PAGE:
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This directory contains two zloop examples:

Example monitoring a sysfs device through a file descriptor zmq_pollitem.

sysfsexample kernel module:
this creates two sysfs entries:
- /sys/syfs_example/notify
- /sys/syfs_example/trigger

to activate:

$ insmod ./sysfsexample.ko

Verify with dmesg that it has been properly loaded.

An int value written to /sys/syfs_example/trigger will be returned by
reading /sys/syfs_example/notify; also a sysfs_notify() is executed on
/sys/syfs_example/notify to signal to a user process that new content is available.

then start zloop-sysfs like so:

$ zloop-sysfs /sys/sysfs_example/notify

then try a few times
# echo 123 > /sys/syfs_example/trigger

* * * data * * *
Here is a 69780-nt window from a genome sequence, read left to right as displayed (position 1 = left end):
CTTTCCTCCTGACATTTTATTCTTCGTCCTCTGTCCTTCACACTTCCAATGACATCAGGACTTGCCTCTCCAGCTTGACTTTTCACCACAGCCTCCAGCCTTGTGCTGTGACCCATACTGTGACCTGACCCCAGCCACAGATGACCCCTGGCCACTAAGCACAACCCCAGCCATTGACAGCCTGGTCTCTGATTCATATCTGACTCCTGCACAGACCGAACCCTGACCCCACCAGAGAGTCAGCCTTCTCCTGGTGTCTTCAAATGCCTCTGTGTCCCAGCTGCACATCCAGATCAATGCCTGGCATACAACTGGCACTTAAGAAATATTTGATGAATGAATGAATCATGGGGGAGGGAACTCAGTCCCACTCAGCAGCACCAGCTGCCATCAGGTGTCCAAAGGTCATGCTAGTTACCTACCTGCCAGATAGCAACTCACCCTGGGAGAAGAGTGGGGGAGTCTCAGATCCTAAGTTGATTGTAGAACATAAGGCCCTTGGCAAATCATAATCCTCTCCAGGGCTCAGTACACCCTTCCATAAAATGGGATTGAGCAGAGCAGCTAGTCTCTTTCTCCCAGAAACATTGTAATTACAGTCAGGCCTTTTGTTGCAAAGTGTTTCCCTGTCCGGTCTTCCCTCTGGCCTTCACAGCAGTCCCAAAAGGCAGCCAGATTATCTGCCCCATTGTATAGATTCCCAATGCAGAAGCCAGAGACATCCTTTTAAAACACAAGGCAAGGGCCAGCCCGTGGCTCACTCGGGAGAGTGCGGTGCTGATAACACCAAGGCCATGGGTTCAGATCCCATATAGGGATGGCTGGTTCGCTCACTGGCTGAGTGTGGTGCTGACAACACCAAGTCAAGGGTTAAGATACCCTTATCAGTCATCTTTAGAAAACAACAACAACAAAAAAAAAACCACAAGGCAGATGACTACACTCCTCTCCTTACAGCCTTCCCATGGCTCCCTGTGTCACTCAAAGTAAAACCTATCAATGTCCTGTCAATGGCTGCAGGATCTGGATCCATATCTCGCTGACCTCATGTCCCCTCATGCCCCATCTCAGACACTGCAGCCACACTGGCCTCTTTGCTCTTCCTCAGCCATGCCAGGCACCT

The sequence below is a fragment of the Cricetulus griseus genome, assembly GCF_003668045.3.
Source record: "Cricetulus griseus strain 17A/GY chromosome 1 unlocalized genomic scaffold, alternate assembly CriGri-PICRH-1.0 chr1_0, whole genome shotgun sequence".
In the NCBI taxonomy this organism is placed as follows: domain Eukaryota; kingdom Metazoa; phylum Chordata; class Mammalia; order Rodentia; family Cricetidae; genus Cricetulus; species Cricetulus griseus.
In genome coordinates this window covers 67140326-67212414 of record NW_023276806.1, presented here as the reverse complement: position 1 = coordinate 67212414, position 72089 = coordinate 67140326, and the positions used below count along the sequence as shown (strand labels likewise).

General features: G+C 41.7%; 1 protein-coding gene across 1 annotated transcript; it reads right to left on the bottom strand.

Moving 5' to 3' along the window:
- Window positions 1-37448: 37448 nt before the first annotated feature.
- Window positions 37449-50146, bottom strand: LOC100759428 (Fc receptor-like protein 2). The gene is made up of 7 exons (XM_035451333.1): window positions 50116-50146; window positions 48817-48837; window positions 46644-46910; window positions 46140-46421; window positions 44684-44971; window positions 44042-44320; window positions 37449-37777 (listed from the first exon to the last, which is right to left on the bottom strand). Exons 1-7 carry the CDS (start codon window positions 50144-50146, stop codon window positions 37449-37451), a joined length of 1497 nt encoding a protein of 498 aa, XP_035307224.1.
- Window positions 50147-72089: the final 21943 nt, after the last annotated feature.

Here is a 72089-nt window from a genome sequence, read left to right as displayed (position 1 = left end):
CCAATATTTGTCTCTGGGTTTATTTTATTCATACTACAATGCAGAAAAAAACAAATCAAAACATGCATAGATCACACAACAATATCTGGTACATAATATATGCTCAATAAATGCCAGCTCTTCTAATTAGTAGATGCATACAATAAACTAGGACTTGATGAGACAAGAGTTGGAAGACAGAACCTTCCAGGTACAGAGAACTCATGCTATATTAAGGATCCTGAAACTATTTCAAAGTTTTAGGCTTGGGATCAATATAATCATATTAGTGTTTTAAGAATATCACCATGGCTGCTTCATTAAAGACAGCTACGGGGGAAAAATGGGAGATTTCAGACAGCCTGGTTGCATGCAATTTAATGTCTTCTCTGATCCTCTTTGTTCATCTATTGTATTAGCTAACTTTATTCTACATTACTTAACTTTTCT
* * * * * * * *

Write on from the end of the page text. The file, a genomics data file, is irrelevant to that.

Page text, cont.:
this will cause a sysfs_notify() on /sys/sysfs_example/notify; note that only
the first echo will cause zloop-sysfs to react since the handler is disabled
by czmq as a reaction to the POLLERR delivered by the sysfs event.

To demonstrate the ZMQ_IGNERR patch, try like so:

$ zloop-sysfs /sys/sysfs_example/notify 1

# NB: the extra argument will activate the ZMQ_IGNERR option

now try again a few times, which should work fine:
# echo 123 > /sys/syfs_example/trigger

The handler will not be disabled any more.

Example monitoring a named pipe device through a file descriptor zmq_pollitem.
This has nothing to do with the ZMQ_IGNERR patch per se - it just demonstrates handling
reading, and dealing with a closed named pipe which is a bit tricky.

To try:

$ mknod /tmp/pipe p
$ zloop-namedpip /tmp/pipe
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